Play on: Shakespeare live in a Hackney garden

Geffgdn: Geffrye Museum London 260615 ©
© David Altheer
Shaka: an early Shoreditcher

LOVING DALSTON has been a keen promoter of the spreading realisation that Shakespeare and Shoreditch are words that go together.

In the late 1500s the playwright-poet was acting at theatres in Curtain Road and New Inn Yard.

He was residing in Bishopsgate when he wrote Twelfth Night.

Now a suitably enchanting Hackney setting, the gardens, top, of the Geffrye’ Museum, is to be used for performances of this beguiling comedy about love and frustration.

The Malachites, Shoreditch’’s resident Shakespeare company (their words), say they are on a mission “to ‘reconnect Shakespeare with Shoreditch in the public consciousness’ by performing these works at venues throughout Hackney and beyond”.

Benjamin Blyth, who co-founded the company two years ago, champions what he calls the “Shoreditch 19”, works written while Shakespeare was around the Ditch.

Nancy Loader, Geffrye press manager, told Loving Dalston: “If this is a success, we will explore more options as we are keen to open up and use our front gardens as much as possible for public events such as this.”

If the weather gods smile on the Geffrye, the  venue will be perfect for the play.

As the bard wrote, “If music be the food of love, play on”.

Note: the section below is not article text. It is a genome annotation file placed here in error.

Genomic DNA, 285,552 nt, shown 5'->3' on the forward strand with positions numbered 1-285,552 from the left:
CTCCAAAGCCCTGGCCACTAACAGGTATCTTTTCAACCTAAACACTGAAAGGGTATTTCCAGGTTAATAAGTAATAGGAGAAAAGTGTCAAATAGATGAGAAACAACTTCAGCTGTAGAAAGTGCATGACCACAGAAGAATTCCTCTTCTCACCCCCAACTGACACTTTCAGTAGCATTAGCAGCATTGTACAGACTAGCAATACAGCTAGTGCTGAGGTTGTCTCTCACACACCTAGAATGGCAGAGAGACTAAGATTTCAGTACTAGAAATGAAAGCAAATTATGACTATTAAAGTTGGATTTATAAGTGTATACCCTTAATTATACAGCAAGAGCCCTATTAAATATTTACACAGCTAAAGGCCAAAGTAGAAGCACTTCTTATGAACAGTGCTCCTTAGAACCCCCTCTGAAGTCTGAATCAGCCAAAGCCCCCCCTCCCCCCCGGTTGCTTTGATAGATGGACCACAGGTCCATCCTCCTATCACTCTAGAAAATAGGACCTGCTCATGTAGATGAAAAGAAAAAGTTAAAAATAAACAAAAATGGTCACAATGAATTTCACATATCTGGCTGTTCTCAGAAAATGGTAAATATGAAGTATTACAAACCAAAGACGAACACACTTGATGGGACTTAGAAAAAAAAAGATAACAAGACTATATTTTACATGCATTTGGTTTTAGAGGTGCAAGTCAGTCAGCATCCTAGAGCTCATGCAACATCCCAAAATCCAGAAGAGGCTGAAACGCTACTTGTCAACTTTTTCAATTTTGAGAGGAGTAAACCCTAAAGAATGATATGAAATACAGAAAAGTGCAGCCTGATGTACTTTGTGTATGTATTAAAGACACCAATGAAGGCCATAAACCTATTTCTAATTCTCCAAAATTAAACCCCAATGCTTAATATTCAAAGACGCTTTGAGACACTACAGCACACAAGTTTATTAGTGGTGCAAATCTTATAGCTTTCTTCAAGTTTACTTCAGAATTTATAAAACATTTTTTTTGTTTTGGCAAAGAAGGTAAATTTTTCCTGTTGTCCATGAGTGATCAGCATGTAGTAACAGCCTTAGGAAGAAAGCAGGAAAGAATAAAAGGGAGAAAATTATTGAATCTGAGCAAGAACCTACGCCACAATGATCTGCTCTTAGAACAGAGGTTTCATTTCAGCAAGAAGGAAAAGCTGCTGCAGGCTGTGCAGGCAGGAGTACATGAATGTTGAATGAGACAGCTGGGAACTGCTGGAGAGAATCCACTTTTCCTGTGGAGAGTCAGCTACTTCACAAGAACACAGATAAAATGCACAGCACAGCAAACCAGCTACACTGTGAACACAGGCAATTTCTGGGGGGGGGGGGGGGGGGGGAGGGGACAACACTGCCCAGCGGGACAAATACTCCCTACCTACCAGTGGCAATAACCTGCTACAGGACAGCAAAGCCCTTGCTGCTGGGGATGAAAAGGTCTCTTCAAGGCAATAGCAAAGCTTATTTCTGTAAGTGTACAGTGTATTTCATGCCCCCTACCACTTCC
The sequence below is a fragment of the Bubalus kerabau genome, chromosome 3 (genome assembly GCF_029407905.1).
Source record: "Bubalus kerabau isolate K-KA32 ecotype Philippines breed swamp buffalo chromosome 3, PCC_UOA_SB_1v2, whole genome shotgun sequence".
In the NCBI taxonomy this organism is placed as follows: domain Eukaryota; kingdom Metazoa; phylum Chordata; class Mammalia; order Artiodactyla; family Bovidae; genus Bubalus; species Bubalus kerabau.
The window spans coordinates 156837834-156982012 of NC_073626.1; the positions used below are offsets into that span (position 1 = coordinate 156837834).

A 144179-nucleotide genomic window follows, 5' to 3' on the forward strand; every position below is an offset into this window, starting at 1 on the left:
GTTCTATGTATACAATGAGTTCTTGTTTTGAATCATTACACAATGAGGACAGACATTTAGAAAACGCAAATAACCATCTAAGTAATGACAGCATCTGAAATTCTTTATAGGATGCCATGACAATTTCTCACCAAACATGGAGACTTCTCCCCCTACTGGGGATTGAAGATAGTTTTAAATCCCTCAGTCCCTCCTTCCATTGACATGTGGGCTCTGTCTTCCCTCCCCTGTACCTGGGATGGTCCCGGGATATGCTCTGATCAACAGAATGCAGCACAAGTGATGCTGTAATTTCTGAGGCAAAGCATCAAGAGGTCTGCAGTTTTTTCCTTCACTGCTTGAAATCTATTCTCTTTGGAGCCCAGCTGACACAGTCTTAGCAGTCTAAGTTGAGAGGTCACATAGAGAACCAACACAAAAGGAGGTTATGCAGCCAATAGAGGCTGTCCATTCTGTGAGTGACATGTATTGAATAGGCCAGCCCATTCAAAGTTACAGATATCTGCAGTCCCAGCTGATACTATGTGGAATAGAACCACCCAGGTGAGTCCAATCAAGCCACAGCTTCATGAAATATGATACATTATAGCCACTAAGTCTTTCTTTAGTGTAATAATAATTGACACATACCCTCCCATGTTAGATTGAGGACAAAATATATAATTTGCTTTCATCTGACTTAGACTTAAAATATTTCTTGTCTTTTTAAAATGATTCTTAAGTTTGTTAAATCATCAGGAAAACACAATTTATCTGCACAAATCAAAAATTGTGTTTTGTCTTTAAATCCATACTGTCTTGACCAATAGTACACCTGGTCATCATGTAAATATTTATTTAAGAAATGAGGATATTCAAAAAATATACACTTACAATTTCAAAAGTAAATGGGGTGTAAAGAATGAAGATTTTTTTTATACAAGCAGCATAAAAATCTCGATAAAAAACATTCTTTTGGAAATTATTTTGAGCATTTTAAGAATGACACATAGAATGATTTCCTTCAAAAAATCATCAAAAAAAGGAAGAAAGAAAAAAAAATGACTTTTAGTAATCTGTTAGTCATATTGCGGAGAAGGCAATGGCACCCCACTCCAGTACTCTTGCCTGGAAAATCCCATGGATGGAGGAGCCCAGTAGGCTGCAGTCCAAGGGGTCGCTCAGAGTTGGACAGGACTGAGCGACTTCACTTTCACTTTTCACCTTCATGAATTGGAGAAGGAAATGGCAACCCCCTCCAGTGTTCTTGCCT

Geffgdn: Geffrye Museum London 260615 ©
Picnicking: the Geffrye museum abounds with comfortable spaces

Hamish Scott 260615

* Twelfth Night, Geffrye Museum of the Home, 136 Kingsland Road, Hoxton E2 9EA (020 7739 9893), Thurs 2, Fri 3, Sat 4 July 2015, 7.30pm, £12 (conc. £10 ). Tickets online, at the door (cash only). Take a picnic or buy food and drink at the venue.

* Backstory: Shakespearo, Hackney heroShaka was a Shoreditch dudeGeffrye’s Hackney Plan B 

* Pictures on this page ©

* Emboldened underscored words in most cases indicate a hyperlink, a reader service rare among websites. If a link does not work, it is probably because the site to which the URL refers has not been maintained. Most photographs can be visually enlarged by pressing on them.

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